Raising the Flag of Palestine at the United Nations

September 09, 2015

Why is Palestine requesting to raise its flag?

Palestine has turned to the international community in order to peacefully regain its inalienable rights, as recognized by the United Nations. One of such steps was the overwhelming recognition of the State of Palestine by the General Assembly on November 29th 2012 (Resolution 67/19). A few months after resolution 67/19 was approved, Palestine requested that its flag to be raised in the organization. Now, after almost three years, we are asking the General Assembly to make a decision on the matter. 

The State of Palestine has been recognized by 136 nations representing more than 80% of the world’s population. For Palestine this is a positive step that will not only reaffirm the right of the Palestinian people to self-determination in a state of their own, but will also provide hope to the Palestinian people at a moment where the lack of international will and Israel’s culture of impunity are slowly ending the hope for a just and lasting peace.  

Moreover, we see this as an overdue right for the Palestinian people. We also seek to boost the moral and hope of our people, at the backdrop of lack of action and political will by the international community. Palestine seeks to continue advancing towards independence through non-violent means. While this step will not bring to an end Israeli occupation, it will definitely contribute to efforts aimed at honoring the inalienable rights of the Palestinian people.

Isn’t it a symbolic step?

Yes it is. These symbolic steps build upon other steps which aim to consolidate the fact that Palestine is recognized as a state by the International Community, that the Palestinian people are entitled to their right to self-determination, and that the United Nations and its member countries are committed to materializing that right.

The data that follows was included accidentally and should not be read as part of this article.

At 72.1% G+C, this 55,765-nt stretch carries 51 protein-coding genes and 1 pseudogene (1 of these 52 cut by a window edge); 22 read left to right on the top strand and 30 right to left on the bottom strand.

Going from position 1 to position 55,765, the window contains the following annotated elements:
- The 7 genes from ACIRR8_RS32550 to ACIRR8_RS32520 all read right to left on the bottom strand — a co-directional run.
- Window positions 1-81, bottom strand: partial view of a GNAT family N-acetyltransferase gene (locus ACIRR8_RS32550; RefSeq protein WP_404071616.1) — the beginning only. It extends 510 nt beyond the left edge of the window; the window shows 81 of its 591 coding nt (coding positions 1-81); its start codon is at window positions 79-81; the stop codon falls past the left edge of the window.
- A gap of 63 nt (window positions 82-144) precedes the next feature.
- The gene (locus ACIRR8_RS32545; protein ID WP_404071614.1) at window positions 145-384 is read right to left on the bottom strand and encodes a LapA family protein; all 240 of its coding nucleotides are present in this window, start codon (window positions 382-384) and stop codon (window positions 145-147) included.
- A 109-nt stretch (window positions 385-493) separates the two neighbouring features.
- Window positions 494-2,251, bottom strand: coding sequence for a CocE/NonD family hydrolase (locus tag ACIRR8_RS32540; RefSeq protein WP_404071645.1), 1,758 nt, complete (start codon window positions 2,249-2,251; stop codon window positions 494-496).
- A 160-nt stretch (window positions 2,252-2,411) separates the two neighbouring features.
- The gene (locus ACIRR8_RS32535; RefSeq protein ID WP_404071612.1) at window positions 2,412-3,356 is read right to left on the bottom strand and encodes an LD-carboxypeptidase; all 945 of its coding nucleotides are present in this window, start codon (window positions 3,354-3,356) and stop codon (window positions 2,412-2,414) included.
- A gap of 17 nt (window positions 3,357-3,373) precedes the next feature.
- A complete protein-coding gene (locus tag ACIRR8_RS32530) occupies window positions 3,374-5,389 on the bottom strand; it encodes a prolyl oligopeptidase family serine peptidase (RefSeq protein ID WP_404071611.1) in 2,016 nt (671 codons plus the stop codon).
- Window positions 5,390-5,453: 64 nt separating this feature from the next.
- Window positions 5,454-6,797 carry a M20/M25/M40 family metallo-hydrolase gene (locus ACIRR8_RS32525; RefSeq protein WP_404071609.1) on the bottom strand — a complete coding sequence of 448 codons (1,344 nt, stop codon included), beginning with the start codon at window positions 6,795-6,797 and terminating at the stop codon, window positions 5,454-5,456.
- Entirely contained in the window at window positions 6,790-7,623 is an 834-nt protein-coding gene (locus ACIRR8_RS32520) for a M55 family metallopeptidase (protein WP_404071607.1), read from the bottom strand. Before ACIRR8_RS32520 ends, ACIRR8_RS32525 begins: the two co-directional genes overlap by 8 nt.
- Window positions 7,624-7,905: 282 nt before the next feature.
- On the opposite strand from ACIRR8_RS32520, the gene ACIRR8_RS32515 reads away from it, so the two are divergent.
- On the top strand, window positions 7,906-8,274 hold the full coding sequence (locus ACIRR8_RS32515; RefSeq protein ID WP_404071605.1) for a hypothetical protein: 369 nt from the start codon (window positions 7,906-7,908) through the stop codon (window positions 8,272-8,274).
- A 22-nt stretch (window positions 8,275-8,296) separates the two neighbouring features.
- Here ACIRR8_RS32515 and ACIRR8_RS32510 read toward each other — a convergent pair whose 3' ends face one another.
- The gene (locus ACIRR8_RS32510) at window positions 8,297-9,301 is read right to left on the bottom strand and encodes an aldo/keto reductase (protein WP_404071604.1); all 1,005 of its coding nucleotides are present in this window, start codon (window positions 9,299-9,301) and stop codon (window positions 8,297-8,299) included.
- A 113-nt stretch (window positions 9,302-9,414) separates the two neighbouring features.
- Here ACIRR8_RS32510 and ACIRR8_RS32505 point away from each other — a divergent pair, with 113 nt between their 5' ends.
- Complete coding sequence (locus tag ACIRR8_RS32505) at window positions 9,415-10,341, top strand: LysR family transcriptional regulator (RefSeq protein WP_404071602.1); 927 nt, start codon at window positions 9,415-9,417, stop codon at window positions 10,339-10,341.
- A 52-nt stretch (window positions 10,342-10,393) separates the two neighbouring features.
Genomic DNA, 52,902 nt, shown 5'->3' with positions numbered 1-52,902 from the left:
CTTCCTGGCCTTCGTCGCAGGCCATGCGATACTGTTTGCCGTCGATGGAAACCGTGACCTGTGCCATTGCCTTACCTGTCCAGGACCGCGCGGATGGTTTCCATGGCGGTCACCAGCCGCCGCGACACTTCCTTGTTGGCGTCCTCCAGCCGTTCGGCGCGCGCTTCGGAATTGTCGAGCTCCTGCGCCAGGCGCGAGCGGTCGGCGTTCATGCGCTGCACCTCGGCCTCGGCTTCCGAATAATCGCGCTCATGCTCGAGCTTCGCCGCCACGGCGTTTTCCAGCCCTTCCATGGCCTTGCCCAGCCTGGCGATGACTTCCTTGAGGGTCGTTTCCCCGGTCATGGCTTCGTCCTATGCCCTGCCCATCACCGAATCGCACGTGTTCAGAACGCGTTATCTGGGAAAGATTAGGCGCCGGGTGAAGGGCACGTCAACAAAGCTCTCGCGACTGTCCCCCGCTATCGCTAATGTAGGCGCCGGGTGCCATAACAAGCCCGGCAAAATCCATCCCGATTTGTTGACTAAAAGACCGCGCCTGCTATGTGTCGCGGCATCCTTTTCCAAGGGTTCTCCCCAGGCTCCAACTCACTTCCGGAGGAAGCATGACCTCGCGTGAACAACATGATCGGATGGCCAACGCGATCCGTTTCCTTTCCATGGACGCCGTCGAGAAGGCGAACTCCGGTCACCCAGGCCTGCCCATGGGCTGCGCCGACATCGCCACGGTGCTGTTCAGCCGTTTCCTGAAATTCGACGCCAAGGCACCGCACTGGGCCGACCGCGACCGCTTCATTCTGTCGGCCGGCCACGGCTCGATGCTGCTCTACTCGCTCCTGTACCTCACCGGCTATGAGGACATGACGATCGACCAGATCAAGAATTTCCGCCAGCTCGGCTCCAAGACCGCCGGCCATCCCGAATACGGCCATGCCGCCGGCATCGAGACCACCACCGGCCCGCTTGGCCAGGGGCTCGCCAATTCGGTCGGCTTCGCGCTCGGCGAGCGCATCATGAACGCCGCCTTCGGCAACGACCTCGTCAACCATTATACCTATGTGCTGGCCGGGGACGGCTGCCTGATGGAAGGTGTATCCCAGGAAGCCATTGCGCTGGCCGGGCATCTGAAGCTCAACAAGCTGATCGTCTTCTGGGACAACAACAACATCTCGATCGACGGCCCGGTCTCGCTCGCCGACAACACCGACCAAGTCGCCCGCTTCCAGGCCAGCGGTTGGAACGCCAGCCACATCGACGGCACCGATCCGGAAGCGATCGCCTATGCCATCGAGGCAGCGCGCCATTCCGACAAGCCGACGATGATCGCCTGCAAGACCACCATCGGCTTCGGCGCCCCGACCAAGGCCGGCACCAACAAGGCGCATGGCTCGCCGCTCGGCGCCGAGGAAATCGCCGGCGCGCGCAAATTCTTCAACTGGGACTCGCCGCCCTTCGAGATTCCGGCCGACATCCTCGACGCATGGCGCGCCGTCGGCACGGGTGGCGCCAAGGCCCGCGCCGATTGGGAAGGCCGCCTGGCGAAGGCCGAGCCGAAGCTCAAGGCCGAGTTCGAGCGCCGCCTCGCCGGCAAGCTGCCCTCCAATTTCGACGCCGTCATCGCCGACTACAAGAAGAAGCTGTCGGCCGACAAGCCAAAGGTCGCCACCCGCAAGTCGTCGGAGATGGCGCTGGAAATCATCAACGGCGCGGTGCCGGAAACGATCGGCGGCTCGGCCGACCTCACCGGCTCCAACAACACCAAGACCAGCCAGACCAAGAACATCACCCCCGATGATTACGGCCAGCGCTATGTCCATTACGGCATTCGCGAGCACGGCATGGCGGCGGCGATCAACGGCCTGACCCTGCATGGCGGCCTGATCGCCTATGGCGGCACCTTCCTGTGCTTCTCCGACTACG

Does raising the flag for a nonmember state violate UN regulations and practices? 

No. There is nothing at the UN Charter denying the right of non-member states to raise their flag. In fact, the UN Charter doesn’t refer to “observer states.” This is a formula has developed in UN practice starting in the 1950’s. Several nations at the time, such as Japan and Jordan were granted that status as their attempts to become full members of the UN were blocked by a permanent member of the Security Council.

At the same time, Palestine does not consider this step as an attempt to bypass the Security Council or replace its bid to become a full member state of the UN. 

The State of Palestine is a responsible international actor that participates in most of UN activities, has joined dozens of international organizations and treaties. There is nothing illegal about our request.  

Is the Holy See, the other non-member state, against this initiative?

No. The Holy See has recognized the State of Palestine and has publicly stated that it does not oppose the Palestinian initiative. 

Why is Israel opposing this step?

Israel is opposing this step because in practice it does not believe in the two-state solution. Rather, its policies on the ground are aimed at maintaining control over Palestinian territory, expanding illegal settlements, while imposing two different normative systems, one based on denial of rights for Palestinians and the other based on extending full Israeli citizenship rights to settlers (Apartheid). 

By raising the Palestinian flag at the United Nations, the organization will be reaffirming its full support for the Palestinian people right to self-determination in an independent state of their own, while rejecting the continuation of Israel’s belligerent occupation and the policies that take us further away from peace. Israel is against this step, because it simply does not foresee the rise of a Palestinian state that lives side by side with it.

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